In May 1948, on the eve of Israel’s independence, Secretary of State George Marshall accused President Harry Truman of yielding to the Jewish vote in recognising the fledgling Jewish state 11 minutes after it declared independence.
While Secretary Marshall criticised behind closed doors, British Foreign Secretary Ernest Bevin lashed out publicly in a speech to Parliament, saying that Truman had yielded to the New York Jewish vote. Of course, the Jews in New York determined American policies — a throwback to the Balfour Declaration.
However, the American political scene is quite different from such preconceptions. Since the 1930s, American Jews have supported the Democratic Party and are doing that today as well.
Jewish political influence had only a marginal influence on US elections and American Jews had no united leadership. The Jewish vote would have had political weight only if it had been a swing vote but the Jewish vote was not a swing vote and never tilted the presidential election results one way or the other.
In any case, American Jews cast their votes for reasons connected with their American interests. Truman’s adviser, Clark Clifford, told his president that the elections would be decided in areas other than the east coast and Los Angeles. He was right.
The myth of Jewish influence continued to appear in later administrations. President Eisenhower, in a letter to his boyhood friend Evrett ‘Swede’ Hazlet, written on the eve of the 1956 presidential election, showed that he assumed the Jewish vote could influence the result and that the Israeli prime minister could turn the American Jewish vote.
Other expressions of the mighty Jewish influence and Eisenhower’s determination to fight it by “doing the right thing” are found in the transcription of telephone calls in and out of the Oval Office. Once again, we face a legend turned into political reality, based on the false assumption that Jews and the “King of the Jews” in Jerusalem, have a detrimental influence on US politics.
President Kennedy seemed to hold the same perception of oversized Jewish influence. He met Israeli Prime Minister David Ben Gurion in May 1961 to discuss Israel’s nuclear policy and American arms sales to Israel.
According to Ben Gurion’s testimony, President Kennedy expressed thanks for the Jews having given him the election. Kennedy told him “I was elected by the Jews of New York and I have to do something for them.” To the dumbfounded Ben Gurion, Kennedy went on to say: “I will do something for you”.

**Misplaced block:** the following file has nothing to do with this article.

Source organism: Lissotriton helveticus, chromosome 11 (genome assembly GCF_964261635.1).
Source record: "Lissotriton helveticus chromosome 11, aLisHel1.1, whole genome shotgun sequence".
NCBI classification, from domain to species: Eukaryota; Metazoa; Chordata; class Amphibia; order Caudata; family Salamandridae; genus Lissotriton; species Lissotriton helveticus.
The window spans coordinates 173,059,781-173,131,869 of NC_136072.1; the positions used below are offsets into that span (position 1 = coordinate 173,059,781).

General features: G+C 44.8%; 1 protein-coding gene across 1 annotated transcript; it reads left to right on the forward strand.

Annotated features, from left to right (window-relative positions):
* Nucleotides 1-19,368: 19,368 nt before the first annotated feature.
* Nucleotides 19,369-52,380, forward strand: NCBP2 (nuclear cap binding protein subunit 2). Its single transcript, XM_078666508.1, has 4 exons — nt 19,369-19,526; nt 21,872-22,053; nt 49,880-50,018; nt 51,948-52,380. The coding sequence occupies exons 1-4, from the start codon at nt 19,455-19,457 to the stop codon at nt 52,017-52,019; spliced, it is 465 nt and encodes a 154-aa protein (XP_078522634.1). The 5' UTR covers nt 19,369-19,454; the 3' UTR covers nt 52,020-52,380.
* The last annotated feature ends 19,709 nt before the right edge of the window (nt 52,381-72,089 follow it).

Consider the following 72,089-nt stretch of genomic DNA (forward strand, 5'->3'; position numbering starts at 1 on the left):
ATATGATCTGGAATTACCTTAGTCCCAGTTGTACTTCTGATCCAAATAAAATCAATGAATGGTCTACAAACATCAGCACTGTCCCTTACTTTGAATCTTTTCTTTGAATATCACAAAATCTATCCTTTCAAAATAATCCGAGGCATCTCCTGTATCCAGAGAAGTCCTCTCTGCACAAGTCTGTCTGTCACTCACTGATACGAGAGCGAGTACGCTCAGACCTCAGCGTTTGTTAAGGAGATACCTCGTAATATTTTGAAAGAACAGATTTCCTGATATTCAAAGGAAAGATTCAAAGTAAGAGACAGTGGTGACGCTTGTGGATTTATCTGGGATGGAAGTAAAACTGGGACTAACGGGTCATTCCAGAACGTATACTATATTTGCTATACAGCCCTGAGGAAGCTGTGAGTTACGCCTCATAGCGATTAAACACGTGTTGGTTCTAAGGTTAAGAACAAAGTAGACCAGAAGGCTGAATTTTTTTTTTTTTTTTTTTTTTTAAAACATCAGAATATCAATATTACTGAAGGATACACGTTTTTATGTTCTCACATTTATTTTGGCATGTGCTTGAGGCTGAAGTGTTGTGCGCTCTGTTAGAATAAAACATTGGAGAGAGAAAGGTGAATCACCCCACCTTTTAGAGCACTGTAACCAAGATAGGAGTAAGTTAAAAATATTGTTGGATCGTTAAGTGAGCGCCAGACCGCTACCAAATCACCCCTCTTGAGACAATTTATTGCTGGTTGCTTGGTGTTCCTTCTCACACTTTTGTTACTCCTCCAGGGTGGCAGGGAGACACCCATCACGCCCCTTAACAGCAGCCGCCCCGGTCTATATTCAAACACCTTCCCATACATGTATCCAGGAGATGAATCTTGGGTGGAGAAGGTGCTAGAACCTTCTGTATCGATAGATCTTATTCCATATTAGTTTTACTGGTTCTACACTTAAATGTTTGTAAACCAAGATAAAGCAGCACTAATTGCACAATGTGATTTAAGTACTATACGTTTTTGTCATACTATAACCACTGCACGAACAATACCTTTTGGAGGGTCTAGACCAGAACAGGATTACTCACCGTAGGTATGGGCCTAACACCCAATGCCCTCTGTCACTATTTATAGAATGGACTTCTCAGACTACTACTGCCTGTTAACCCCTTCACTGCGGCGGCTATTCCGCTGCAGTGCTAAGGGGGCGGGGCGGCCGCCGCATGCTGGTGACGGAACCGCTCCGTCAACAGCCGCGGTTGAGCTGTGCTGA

Kennedy won the national popular vote by 112,827, a margin of only 0.17 per cent, and probably felt the need “to reward” his Jewish supporters and so he extended his gratitude to the prime minister of the Jewish state.
The myth of the “international Jewish cabal” had its impact once more.
In fact, most Jewish voters continued voting for the Democrats. They were only a part of a coalition of ethnic minorities that gave Kennedy a slim majority.
Another major example: never mind the size of the Jewish world population in comparison to the other monotheistic beliefs —13 million Jews, 2.38 billion Christians and 1.8 billion Muslims — the common Christian view places the three monotheistic religions on equal footing. The Jews are considered to be, for good or bad, a central power, swaying all the others.
Many Christians and Muslims view the Jews as a political, social, economic, religious, philosophical force that could be trusted, treated suspiciously, hated, murderously fought, or sometimes, if possible, made into an ally. The myth about the Jews, whether it has positive or negative meaning, supersedes reality or logic.
President Trump declared that Jerusalem has always been the capital of the Jewish people, which is another case of overstatement. From the destruction of the First Temple in 586 BCE, and until 1948, Jerusalem, with the exception of the 100 years of Hasmonean rule, Jerusalem was not ruled by Jews.
Trump made the statement to please those evangelical Protestants who supported him and believe that a Jewish return to the Holy Land and their rule over all of it is God’s will. This will result in a major struggle between Gog and Magog, with the decisive battle taking place at Armageddon (Megiddo in the Jezreel Valley). The result will be the Second Coming, and the Jews who survive will convert and be part of the kingdom ruled by Jesus.
It may be doubted whether President Trump cares much about the Jews, Palestinians, or evangelical theology, but he does care about evangelical support.
The government of Israel has enthusiastically greeted this demonstration of positive antisemitism.
But positive for who? For the Jewish people? This may be a subject worth examining.
Yehuda Bauer is professor of Holocaust studies at the Hebrew University of Jerusalem. Dr Moshe Fox is a historian working at the Israel State Archive